Building a quantum economy
Further investment is needed to help turn world-leading science into commercial opportunities, says Professor Kai Bongs, Director of the UK National Quantum Technology Hub for Sensors and Metrology
Mine-shafts, pipes, cables and utility infrastructure, and deeper down, old foundations, tunnels, sewers, and sinkholes pose geotechnical risks for infrastructure and brownfield developments. Incredibly, millions of pounds are spent on site investigations for projects like HS2 rail, and huge inefficiencies are caused by digging and roadworks. The utility industry undertakes 1.5 million street works annually to repair, maintain and upgrade its vast network of buried infrastructure.
At the University of Birmingham, I am the Director of an £110 million consortium, the UK National Quantum Technology Hub for Sensors and Metrology, which is part of the UK National Quantum Technologies Programme. Our Hub exploits quantum mechanics to build next-generation sensors for gravity, magnetic fields, rotation, time, THz radiation and quantum light. Part of a £270 million government investment plan, the Hub is moving from laboratory and prototypes thanks to industry collaboration, and we have already received news of a second phase of funding.
The capabilities these sensors offer will be hugely impactful across many engineering sectors. For example, compared to the current commercially available sensor, the gravity sensor being developed by the Quantum Technology Hub will be able to see much deeper into the ground, and, with the help of 3D printing and novel designs for magnetic shielding, will produce incredibly precise detection results. Once the gravity sensor is fully developed and manufactured in volume, engineers will routinely be able to ‘see’ into the ground to examine the underground landscape, and help to prevent disasters arising from undetected sinkholes, and in more routine civil engineering, shorten the length of time for road works.
Our strong industrial links, such as with Network Rail, BP and Teledyne e2v, tie in with our overall objective of building quantum technology that meets the needs of end users. This ensures that the technology will be purpose-built for specific applications, rather than being simply an ‘exhibition’ of physics. An example of this is the development of quantum clocks, which are being built in collaboration with the National Physical Laboratory. These clocks will provide crucial resilience mechanism in a world overly reliant on GNSS networks which faces multiple threats, from malicious attacks like jamming, spoofing or state aggression, to rare but real perils like solar flares and space weather. Data suggests the economic impact of a UK GNSS disruption could be as much as £5.2 billion over a five day period, including on emergency services, road logistics and the maritime industry.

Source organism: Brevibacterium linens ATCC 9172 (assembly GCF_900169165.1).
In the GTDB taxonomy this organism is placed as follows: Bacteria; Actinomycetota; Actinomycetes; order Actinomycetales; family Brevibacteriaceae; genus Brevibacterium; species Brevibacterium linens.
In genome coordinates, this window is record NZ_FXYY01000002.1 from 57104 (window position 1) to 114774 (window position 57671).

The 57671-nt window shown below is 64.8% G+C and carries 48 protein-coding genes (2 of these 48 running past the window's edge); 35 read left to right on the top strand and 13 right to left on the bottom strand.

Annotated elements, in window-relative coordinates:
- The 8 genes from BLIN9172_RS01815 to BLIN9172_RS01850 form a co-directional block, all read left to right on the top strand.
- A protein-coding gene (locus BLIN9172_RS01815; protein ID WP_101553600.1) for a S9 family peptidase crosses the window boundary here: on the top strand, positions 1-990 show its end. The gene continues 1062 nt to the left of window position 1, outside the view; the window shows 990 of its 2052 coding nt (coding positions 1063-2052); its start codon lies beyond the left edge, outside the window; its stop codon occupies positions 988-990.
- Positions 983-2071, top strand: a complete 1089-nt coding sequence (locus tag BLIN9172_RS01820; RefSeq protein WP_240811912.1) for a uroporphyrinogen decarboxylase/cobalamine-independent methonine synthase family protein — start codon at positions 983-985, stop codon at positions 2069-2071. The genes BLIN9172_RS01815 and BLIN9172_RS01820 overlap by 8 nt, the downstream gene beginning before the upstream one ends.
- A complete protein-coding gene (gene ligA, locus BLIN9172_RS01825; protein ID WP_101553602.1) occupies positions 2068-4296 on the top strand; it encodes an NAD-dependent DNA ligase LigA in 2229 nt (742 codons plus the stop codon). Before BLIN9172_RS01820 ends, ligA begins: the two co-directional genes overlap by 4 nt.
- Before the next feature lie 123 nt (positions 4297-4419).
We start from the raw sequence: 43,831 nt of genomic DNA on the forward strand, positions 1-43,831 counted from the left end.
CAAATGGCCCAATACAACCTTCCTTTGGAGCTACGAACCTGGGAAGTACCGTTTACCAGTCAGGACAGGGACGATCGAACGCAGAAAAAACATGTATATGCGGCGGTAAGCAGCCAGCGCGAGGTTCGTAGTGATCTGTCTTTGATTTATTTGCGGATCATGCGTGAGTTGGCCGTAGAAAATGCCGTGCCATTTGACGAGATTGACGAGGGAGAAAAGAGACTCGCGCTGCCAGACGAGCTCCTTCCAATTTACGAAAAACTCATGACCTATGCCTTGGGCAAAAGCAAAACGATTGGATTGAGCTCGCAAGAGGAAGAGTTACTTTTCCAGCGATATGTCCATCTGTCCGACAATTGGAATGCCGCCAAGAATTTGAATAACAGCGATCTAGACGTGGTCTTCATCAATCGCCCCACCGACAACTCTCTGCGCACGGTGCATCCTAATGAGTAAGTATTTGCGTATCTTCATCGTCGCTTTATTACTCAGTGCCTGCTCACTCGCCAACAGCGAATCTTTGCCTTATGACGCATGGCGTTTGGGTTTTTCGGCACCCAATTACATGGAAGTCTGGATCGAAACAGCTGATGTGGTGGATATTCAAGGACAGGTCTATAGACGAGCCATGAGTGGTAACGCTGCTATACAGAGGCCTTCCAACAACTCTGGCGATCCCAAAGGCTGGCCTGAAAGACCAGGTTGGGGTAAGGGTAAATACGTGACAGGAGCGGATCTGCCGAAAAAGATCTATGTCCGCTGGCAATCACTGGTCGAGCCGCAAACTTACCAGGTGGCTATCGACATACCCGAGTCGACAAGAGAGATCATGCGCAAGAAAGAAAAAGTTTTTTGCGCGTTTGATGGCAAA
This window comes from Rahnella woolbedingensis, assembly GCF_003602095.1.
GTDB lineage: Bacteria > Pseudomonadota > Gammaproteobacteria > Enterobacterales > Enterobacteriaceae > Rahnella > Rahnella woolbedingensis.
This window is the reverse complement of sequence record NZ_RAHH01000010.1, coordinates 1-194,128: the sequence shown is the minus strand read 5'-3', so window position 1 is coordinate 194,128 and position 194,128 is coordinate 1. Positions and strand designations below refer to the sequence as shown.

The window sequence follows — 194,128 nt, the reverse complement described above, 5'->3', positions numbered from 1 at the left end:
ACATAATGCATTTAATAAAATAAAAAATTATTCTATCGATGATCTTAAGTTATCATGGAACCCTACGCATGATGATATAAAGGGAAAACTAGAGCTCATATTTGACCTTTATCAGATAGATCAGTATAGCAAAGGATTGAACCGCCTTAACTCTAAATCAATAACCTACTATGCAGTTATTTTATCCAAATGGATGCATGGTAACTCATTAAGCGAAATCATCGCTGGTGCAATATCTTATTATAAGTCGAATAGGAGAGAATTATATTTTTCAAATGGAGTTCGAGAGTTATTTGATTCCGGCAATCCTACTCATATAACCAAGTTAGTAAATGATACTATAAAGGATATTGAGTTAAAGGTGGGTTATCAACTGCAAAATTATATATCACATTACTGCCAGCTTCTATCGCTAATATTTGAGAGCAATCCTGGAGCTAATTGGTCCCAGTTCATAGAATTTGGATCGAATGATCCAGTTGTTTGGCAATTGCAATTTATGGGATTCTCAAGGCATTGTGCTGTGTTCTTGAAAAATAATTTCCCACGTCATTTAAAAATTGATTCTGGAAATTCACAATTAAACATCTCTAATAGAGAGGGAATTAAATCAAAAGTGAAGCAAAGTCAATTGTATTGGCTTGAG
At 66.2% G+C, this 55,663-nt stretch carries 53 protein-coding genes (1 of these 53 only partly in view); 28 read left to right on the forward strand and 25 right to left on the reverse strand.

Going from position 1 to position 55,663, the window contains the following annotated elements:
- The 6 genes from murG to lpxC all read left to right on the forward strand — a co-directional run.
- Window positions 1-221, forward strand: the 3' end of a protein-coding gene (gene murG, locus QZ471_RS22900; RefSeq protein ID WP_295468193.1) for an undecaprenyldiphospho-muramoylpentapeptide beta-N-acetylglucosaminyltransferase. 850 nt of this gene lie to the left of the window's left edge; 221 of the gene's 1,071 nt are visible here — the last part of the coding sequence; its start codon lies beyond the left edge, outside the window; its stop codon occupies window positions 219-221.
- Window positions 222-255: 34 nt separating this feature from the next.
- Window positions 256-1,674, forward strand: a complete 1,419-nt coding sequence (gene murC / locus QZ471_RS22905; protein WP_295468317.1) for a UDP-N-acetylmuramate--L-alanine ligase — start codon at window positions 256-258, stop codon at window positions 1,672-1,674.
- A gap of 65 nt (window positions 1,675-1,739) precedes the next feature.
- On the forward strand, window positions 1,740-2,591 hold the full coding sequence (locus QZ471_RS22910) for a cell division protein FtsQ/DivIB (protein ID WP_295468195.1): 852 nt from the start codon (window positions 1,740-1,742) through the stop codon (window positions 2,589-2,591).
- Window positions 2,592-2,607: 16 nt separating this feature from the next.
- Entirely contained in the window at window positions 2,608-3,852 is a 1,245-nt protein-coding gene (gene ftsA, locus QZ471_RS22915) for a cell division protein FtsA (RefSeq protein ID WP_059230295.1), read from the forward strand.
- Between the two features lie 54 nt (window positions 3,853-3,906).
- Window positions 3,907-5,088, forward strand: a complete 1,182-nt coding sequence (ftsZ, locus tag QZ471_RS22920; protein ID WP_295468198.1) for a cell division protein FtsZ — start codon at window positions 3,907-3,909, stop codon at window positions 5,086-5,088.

Quantum sensors could support both political and commercial priorities in the UK. Lynchpin infrastructures like HS2, brownfield building to solve the housing crisis, and the upkeep of our crucial utilities, would be made safer, cheaper and faster if we know more about what lies beneath. Next-generation brain imaging will help us respond to public health threats like dementia; 850,000 people already live with it, at a cost of £23 billion per year, forecast to triple by 2040, higher than cancer, heart disease and strokes.
Significant progress has already been made in bringing these technologies to market; so far the Sensors and Metrology Hub has produced 9 patents and 132 records of invention, and established over 200 industry partnerships. This is a great start, but further investment is needed to help turn world-leading science into commercial opportunities.
The development of quantum technology will have an undeniably transformative impact on everyday life, not to mention across huge industry sectors such as transport, civil engineering, communications, computing and even in space. A second chapter in quantum research will quicken technology transfer, support larger field trials, and enable the convening of users and system developers, putting quantum innovation at the heart of the UK economy and securing our global leadership in 21st century science.
The UK National Quantum Technology Hub for Sensors and Metrology is also being featured in QUEST, the University of Birmingham’s platform for cutting-edge and transformative research. For more information, please visit www.birmingham.ac.uk/quest.
Eddie Hughes MP says with the right funding there is potential to bring quantum out of the labs and into industry to deliver real tangible improvements for our citizens and the economy. Read the full article here.